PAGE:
FIFTY years ago this week, President Dwight D. Eisenhower’s administration broke off diplomatic relations with Fidel Castro’s government, placing Cuba in the middle of the cold war and changing my life, and that of many of my fellow Cubans, forever.
By January 1961, I had spent a year and a half in Tampa, Fla., where relatives of mine had lived since the 1930s, and where my parents had settled us in 1959, planning to spend as much time as it took for life to return to normal in Cuba, or perhaps to stay.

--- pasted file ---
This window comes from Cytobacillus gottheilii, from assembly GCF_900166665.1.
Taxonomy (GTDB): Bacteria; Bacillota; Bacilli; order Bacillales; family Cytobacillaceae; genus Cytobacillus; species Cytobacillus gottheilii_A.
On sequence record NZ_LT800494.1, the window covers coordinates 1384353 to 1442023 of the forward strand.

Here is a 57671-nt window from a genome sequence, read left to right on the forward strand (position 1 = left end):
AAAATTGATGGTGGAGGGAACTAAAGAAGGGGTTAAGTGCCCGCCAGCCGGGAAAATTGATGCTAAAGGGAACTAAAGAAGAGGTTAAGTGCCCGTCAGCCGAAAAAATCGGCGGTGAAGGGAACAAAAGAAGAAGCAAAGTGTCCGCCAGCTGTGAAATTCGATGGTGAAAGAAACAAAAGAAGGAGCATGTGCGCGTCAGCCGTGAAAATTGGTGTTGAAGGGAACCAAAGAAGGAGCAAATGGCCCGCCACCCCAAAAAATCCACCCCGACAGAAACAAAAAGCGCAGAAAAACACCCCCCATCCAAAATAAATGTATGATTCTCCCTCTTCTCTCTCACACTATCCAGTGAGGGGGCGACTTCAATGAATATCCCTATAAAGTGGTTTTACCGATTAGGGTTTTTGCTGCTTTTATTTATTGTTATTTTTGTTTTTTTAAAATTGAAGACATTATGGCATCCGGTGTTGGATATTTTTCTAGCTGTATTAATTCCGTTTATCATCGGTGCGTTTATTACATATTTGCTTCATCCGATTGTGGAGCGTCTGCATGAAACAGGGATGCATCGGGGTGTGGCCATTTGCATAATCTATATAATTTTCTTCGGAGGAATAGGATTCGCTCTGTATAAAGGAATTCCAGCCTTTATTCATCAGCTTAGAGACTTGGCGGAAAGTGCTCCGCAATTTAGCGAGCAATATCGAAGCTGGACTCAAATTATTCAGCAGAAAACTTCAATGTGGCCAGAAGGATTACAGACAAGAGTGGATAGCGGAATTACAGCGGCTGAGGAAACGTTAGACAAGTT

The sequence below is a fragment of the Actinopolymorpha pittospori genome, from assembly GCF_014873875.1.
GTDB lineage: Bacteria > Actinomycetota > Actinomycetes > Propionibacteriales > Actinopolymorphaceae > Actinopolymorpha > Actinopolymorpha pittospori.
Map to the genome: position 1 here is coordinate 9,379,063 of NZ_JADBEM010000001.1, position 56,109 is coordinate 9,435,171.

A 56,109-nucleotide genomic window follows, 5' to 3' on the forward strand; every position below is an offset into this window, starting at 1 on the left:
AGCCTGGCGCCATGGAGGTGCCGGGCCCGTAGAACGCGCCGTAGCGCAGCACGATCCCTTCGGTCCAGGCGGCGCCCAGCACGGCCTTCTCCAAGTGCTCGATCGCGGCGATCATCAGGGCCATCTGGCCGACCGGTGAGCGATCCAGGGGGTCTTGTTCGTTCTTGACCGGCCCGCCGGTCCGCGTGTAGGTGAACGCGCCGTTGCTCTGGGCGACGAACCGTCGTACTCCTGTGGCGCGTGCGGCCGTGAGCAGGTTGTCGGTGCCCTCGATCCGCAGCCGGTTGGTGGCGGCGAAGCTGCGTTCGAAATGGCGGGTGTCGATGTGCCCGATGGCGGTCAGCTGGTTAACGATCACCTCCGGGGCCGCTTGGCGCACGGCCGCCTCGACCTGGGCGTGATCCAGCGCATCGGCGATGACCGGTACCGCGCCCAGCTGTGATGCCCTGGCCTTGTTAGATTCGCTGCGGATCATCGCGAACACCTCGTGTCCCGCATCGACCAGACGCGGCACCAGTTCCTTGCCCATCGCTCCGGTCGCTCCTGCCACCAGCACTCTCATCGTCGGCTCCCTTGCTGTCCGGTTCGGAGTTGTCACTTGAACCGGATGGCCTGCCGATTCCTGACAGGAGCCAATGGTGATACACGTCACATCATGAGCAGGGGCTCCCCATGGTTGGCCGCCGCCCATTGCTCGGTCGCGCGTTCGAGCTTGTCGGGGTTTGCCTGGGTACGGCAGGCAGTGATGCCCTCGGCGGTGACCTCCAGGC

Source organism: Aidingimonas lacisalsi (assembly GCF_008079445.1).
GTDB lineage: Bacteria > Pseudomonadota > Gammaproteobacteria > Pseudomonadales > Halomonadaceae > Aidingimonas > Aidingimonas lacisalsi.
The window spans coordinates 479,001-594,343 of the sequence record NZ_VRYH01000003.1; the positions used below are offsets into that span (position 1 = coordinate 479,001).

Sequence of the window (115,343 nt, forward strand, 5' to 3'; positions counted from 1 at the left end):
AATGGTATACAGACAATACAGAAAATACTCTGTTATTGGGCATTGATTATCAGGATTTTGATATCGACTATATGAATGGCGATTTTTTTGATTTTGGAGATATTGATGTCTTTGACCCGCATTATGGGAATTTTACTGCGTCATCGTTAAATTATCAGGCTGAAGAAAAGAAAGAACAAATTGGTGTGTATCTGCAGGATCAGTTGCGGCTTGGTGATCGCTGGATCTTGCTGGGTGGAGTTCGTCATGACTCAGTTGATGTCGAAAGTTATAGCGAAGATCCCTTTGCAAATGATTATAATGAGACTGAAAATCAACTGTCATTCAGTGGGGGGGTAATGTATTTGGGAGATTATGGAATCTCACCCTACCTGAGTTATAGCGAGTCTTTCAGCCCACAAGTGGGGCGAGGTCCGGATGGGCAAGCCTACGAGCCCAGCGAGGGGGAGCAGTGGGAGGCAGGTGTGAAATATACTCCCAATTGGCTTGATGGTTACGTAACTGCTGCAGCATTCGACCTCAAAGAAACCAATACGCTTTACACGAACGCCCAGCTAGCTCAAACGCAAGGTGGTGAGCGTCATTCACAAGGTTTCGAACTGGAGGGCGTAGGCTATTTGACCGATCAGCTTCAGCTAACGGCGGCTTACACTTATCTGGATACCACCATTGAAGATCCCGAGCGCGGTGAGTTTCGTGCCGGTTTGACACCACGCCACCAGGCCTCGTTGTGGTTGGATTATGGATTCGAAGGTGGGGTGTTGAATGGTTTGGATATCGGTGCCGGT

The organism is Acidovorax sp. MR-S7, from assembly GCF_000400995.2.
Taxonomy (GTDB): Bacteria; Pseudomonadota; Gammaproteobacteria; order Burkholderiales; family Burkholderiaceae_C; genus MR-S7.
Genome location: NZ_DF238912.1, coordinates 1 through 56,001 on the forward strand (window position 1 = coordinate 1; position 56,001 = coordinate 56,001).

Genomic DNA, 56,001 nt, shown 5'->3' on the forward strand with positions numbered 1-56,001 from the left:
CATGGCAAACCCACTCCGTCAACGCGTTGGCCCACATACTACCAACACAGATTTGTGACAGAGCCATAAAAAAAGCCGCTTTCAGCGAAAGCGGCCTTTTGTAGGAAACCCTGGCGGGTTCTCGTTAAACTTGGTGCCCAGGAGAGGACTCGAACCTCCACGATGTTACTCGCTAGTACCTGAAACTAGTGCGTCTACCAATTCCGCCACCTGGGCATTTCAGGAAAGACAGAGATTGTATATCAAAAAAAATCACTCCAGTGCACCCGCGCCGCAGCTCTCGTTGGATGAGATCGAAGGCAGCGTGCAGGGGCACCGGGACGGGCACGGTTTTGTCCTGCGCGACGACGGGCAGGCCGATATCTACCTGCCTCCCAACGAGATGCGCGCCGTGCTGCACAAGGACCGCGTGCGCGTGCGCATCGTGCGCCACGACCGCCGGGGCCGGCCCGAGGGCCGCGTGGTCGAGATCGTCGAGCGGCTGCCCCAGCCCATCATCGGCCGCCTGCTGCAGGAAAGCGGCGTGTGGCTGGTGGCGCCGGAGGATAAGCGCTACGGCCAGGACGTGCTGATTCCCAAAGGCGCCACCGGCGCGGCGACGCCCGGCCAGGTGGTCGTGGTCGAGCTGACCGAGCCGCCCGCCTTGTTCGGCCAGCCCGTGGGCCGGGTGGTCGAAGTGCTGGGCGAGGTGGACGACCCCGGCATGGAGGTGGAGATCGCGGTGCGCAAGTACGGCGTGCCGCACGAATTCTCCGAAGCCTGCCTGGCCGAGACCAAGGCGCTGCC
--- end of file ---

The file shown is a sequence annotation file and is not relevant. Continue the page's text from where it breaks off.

I was 17 and had gone back to the island about six times. This was because I had left behind my girlfriend, Mercy, and also because I could not get used to American life, particularly teenage mores, which I found silly. (“Teenager” did not exist as a role in Cuban culture.) I saved every penny from my various jobs as dishwasher and bag-boy to buy those plane tickets.
But with the diplomatic rupture, my travels were over. Though I did not know it at the time, Eisenhower’s decision turned me into an exile. I would not set foot on Cuba again for 18 years, when I went with a committee of exiles to discuss the release of political prisoners.
Friday, January 7, 2011
Roberto González Echevarría: 'Exiled by Ike, Saved by America'
(Seguir leyendo en el New York Times)